Video: The Scott Islands marine National Wildlife Area, by Environment and Climate Change Canada. The 5 Islands are located off the northwestern tip of Vancouver Island, British Columbia

10. Indigenous Protected and Conserved Areas. 

Indigenous-led conservation, such as in the Fawn River Watershed in Ontario, is rapidly becoming one of the most important ways to protect nature in Canada.

Video: What are Indigenous Protected and Conserved Areas? By the Conservation through Reconciliation Partnership

11. Last free-flowing rivers.

Only one-third of the planet’s longest rivers are not dammed. Of those in North America, 73% are in Canada including the Ekwan River in Ontario. 

Video: Canada’s Wild Rivers by National Geographic

12. Temperate rainforests.

British Columbia is home to about one-quarter of the remaining temperate rainforests left on Earth.

Video: The Upper Columbia: Irreplaceable old-growth forests, by Yellowstone to Yukon (Y2Y)
Fraser Snow Geese by Tom Middleton

13. Rivers of birds.

There are still places in Canada, like the Fraser Delta, where you can see hundreds of thousands of birds in a single day during migration.

Photo: Snow geese on the Fraser Delta, by Tom Middleton

14. Deltas and estuaries.

The meeting place of rivers with lakes and oceans are biologically rich. Both the largest freshwater delta (Lake St. Clair) and estuary (St. Lawrence River) in the world are in Canada.

Video: Protect the Fraser River Estuary, by Nature Canada

15. Wood Buffalo National Park.

Canada’s largest national park and adjacent conserved areas are the largest protected boreal forest in the world. Unfortunately, it remains threatened from upstream industrial development and climate change.

Video: Whooping Cranes in Wood Buffalo National Park, by Parks Canada

16. Polar bears, narwhal and beluga.

More polar bears, narwhal and beluga and other iconic Arctic mammals are found in Canada than any other country.

Photo: Counterclockwise from top-left: polar bear, narwhal, and beluga
Polar bear, narwhal, beluga
The endangered Wood turtle (Glyptemys insculpta), endemic to North America.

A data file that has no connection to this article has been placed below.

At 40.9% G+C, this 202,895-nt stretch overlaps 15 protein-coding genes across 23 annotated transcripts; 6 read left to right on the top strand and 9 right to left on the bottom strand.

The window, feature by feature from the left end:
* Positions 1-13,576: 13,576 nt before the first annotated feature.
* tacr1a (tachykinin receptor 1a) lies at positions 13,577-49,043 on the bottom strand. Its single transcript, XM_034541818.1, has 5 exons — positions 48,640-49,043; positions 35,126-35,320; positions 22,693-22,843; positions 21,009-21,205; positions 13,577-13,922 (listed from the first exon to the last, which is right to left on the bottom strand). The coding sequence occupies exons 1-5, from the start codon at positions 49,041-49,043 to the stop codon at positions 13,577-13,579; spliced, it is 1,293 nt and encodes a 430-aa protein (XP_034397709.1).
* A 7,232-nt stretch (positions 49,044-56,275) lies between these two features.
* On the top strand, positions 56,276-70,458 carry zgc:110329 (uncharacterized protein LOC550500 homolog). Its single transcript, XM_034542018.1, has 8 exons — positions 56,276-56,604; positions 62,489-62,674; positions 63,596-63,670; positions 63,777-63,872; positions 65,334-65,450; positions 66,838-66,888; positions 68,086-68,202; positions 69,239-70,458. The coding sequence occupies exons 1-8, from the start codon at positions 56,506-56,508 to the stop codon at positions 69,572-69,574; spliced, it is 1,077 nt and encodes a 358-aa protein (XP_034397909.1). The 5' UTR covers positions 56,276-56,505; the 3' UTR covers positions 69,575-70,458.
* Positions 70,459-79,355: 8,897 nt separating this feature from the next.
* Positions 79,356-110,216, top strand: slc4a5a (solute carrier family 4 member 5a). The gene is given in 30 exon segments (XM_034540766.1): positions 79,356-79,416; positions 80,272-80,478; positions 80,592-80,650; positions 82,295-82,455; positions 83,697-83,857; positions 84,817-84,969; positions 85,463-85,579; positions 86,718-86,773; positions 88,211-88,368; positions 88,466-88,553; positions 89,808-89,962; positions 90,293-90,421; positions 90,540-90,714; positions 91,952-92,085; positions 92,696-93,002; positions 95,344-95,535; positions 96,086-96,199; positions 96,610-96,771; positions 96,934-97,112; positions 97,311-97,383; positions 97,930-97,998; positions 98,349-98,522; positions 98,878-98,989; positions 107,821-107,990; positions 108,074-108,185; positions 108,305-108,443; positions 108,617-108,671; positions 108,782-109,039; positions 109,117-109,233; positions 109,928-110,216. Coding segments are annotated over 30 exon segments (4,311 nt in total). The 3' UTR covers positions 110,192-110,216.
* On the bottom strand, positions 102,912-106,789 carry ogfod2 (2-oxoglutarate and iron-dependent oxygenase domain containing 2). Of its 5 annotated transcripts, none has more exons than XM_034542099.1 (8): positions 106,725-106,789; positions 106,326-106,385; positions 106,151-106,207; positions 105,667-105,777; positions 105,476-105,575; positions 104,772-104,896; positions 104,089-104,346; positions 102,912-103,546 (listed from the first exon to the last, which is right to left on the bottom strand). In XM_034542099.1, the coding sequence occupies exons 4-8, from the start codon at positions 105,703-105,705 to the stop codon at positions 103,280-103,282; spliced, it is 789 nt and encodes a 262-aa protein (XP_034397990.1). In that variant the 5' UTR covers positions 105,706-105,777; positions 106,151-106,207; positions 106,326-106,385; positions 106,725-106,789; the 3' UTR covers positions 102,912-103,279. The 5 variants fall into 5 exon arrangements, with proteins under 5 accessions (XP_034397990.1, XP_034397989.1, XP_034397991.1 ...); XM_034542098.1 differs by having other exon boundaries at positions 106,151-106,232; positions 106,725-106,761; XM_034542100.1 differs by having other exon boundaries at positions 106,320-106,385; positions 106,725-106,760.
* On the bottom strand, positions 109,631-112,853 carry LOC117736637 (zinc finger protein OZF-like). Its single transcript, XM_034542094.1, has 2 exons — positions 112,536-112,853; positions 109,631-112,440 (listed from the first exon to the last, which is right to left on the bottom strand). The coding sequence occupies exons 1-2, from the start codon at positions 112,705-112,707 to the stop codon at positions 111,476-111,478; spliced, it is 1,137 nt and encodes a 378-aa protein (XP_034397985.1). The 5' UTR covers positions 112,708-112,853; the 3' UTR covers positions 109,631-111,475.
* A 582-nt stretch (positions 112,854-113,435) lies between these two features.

17. More endangered than pandas.

There are over 70 species on the International Union for Conservation of Nature’s Red List of Threatened Species that are found in Canada assessed at a higher extinction risk than the giant panda.

Photo: The endangered Wood turtle (Glyptemys insculpta), endemic to North America.

18. Last great land animal migrations.

Land animals ranging from caribou to pronghorn to wolves still migrate thousands of kilometres each year in some parts of Canada.

Video: North America’s largest herd of caribou on the move, by CBC

19. Key Biodiversity Areas (KBAs).

Canada is leading the world in identifying Key Biodiversity Areas to help ensure we conserve the most important places for nature.

Video: Identifying Key Biodiversity Areas in Canada, by Wildlife Conservation Society Canada

20. High ambition for protected areas.

Canada has committed to protected 30% of our lands by 2030. This is an area more than four times the size of Texas.

Video: Canada’s 30×30 Leader’s Pledge, by Boreal Conservation

21. Last Mountain Lake Bird Sanctuary.

Established in 1887 it was the first bird sanctuary in North America, and the first protected area established solely to protect wildlife.

Video: Last Mountain Lake National Wildlife Area by Environment and Cimate Change Canada

22. Urban National Parks.

Over 80% of Canadians now live in cities. Canada’s new initiative to create urban national parks has great promise for fostering a love and appreciation of nature. 

Video: Discover Rouge National Urban Park, an Urban Escape, by Parks Canada